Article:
Animal welfare charities have welcomed a significant milestone as a law to ban live export for slaughter takes its first steps towards implementation.
H&H reported last month that the King’s speech had included an announcement of the Animal Welfare (Livestock Exports) Bill. The bill was introduced to parliament on Monday (4 December).
“This marks a significant milestone in [our] almost 100-year history,” a spokesman for World Horse Welfare said. “The bill will ban live animal exports of horses and others, including cattle, sheep, and pigs, for slaughter and fattening from Great Britain.”
The bill comes after 87% of respondents to a public consultation agreed that livestock should not be exported for slaughter and fattening.
World Horse Welfare chief executive Roly Owers said: “We are delighted that the Government has introduced this bill and will put its muscle behind making it law. We know horses are being exported for slaughter ‘under the radar’ despite none being officially declared for this purpose.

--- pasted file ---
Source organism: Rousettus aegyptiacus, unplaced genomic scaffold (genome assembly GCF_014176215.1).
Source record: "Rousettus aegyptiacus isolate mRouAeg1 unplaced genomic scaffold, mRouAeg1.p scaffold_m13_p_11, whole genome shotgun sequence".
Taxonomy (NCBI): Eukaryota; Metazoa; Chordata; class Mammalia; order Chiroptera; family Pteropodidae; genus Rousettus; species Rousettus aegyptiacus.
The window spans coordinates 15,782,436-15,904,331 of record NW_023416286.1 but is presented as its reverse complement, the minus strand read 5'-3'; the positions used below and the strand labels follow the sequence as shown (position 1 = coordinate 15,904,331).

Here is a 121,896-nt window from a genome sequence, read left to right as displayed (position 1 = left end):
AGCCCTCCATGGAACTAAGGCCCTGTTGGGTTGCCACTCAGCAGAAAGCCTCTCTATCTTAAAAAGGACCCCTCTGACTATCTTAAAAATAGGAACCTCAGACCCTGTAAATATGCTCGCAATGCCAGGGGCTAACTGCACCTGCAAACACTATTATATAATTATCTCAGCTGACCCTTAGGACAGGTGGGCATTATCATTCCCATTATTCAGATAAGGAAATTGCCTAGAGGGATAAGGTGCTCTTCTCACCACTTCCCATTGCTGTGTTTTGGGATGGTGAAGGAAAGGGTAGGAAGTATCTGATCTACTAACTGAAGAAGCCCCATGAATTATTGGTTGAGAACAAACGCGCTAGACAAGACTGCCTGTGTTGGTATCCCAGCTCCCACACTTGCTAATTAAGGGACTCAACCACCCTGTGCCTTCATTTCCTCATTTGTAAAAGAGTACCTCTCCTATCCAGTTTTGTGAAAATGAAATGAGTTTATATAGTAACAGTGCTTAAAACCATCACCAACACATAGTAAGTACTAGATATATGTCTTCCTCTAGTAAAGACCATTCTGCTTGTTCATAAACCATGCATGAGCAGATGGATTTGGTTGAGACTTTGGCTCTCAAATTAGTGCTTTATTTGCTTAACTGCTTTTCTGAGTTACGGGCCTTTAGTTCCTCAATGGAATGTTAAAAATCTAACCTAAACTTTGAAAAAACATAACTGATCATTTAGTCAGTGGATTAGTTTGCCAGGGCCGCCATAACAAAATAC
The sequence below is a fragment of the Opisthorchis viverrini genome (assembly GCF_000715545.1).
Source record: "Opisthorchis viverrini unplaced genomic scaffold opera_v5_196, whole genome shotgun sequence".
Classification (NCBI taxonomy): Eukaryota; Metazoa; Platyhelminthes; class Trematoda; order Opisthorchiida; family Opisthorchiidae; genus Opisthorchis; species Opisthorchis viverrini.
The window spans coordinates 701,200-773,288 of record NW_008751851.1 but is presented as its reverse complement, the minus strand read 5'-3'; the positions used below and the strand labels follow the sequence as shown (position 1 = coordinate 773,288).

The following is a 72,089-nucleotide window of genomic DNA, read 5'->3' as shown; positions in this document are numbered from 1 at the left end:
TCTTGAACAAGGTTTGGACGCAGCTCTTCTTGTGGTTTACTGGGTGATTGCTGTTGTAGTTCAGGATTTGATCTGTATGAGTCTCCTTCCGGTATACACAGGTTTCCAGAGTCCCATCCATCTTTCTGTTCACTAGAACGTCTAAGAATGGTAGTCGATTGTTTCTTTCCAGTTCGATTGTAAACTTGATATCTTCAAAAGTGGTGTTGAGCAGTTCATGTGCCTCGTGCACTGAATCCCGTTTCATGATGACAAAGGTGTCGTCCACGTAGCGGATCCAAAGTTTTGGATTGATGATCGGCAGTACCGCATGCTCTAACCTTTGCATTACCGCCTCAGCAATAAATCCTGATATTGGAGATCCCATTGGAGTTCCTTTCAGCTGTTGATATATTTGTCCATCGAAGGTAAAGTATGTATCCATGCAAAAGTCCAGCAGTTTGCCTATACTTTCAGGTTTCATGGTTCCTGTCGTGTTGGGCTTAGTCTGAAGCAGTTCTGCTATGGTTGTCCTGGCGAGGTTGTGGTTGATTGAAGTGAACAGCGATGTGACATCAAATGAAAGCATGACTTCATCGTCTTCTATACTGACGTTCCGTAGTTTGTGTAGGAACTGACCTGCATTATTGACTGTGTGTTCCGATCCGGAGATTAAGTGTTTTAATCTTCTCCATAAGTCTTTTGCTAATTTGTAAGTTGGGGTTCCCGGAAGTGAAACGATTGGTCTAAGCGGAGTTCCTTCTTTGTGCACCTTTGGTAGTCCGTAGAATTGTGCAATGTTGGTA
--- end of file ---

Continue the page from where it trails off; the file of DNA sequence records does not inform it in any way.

“This bill will finally make it illegal, something we have been campaigning for since our charity’s foundation. We look forward to working with Defra to ensure that the right measures are put in place to enforce this hugely significant piece of legislation.”
World Horse Welfare thanked all those who had backed its campaigns urging the Government to progress on this legislation, as it continues its campaign to stop long-distance transport to slaughter in the EU.
Kerry Postlewhite, assistant director of campaigns and prevention at the RSPCA, said: “After 50 years of campaigning to end live exports, it is so important, and welcome, that the UK Government is acting to ban the live export of animals – outlawing the long, crowded journeys, mental exhaustion, physical injury, dehydration and stress that are a reality for farm animals on these unnecessary journeys.
“It is great that the new Defra secretary of state has shown such strong and enthusiastic support previously for a ban on live exports – and we look forward to this policy becoming a reality.”
Environment secretary Steve Barclay said: “We have some of the highest animal welfare standards in the world.
“This bill makes use of post-Brexit freedoms to strengthen these standards by preventing the export of live animals for slaughter and fattening, which we know causes animals unnecessary stress and injury.”
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